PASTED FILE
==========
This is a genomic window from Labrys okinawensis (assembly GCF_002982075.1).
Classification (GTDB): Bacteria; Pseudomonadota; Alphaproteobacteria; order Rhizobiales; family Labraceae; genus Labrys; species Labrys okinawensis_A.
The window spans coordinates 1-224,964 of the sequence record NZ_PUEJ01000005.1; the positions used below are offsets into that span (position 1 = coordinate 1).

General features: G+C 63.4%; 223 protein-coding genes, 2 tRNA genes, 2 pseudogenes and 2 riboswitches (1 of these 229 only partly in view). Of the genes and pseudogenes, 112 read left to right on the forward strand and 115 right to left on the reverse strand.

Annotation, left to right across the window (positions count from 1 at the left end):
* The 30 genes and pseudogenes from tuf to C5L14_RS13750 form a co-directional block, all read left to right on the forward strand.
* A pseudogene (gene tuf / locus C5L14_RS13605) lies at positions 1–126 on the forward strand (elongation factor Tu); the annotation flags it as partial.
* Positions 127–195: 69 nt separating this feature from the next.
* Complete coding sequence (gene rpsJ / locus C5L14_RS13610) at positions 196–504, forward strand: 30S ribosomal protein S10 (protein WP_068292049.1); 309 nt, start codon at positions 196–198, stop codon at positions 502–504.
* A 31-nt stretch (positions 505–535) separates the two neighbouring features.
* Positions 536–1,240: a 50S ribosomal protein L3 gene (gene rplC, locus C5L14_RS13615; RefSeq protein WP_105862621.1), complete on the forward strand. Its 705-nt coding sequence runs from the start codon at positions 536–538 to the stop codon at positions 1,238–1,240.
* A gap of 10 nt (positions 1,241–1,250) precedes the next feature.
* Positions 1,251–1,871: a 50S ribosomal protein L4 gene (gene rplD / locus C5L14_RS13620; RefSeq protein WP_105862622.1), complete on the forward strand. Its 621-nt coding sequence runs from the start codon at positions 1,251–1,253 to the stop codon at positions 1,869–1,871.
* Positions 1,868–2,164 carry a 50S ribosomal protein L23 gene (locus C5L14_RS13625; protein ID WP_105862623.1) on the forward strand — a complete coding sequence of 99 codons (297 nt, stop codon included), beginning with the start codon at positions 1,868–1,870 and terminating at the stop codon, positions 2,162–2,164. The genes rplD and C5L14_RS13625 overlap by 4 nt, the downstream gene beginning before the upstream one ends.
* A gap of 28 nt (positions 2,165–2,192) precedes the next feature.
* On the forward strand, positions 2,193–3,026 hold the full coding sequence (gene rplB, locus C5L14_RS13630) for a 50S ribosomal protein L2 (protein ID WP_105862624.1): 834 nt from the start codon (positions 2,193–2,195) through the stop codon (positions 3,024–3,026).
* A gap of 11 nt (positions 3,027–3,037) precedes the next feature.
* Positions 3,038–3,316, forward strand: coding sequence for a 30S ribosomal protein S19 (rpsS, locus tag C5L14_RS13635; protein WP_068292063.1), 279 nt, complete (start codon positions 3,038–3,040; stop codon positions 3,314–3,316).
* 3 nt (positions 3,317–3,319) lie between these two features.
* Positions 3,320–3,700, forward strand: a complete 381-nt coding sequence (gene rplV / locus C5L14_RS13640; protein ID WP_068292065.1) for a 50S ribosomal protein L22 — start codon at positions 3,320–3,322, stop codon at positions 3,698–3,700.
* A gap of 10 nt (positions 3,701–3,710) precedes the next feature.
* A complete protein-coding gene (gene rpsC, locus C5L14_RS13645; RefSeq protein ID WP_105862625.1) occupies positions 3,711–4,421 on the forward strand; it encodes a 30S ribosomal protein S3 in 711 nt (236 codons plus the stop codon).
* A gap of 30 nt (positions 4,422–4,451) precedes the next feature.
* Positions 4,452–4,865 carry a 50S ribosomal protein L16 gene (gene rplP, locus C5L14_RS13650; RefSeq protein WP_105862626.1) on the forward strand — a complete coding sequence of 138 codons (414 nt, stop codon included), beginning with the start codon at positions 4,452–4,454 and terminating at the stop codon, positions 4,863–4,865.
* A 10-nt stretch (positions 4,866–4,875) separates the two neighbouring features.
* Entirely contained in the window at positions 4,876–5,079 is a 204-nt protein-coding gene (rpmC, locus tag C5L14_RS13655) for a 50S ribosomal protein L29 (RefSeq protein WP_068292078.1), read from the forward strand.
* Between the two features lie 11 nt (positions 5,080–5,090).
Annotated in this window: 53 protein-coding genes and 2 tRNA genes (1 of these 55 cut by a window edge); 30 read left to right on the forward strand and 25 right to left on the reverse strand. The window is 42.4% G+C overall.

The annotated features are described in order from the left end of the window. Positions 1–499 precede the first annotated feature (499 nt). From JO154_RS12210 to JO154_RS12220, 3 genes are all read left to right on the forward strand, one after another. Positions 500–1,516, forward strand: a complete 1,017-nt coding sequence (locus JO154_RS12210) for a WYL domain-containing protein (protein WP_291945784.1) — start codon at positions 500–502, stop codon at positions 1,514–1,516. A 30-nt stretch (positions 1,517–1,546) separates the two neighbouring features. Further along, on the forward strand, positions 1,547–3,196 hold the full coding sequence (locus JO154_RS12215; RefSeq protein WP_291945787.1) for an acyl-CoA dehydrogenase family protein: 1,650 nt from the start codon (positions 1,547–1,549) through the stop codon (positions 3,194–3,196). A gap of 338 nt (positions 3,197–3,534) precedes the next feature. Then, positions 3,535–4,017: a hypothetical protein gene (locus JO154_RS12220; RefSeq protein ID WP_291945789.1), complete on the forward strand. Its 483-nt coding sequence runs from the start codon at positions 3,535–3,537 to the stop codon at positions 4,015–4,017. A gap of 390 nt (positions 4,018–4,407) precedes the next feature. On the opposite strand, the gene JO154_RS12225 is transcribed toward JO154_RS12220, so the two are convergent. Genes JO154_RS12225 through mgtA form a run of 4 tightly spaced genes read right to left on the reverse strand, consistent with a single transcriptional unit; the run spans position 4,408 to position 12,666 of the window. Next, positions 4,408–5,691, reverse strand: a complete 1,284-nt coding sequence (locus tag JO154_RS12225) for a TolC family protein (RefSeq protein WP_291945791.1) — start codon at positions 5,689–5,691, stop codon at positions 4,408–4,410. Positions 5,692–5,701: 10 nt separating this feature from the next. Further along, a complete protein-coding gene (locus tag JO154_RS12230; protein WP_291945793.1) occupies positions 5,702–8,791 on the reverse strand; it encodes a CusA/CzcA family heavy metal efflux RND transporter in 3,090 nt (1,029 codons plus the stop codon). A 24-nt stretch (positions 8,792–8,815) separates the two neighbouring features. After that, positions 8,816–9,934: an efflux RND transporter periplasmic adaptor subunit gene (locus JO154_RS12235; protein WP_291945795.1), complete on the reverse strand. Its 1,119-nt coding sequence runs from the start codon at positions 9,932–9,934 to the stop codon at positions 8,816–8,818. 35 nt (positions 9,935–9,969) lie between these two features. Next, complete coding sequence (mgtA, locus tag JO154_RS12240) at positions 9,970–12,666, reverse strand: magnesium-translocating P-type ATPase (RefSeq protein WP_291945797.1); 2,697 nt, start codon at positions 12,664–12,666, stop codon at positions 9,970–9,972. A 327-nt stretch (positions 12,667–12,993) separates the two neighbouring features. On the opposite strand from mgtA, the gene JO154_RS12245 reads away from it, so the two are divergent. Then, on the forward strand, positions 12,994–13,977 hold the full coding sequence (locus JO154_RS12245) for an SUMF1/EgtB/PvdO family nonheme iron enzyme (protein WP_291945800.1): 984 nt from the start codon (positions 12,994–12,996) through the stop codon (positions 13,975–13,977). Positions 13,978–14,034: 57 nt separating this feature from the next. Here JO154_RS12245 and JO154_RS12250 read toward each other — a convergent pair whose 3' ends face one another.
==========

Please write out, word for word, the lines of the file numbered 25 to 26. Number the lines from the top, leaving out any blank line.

* A 10-nt stretch (positions 4,866–4,875) separates the two neighbouring features.
* Entirely contained in the window at positions 4,876–5,079 is a 204-nt protein-coding gene (rpmC, locus tag C5L14_RS13655) for a 50S ribosomal protein L29 (RefSeq protein WP_068292078.1), read from the forward strand.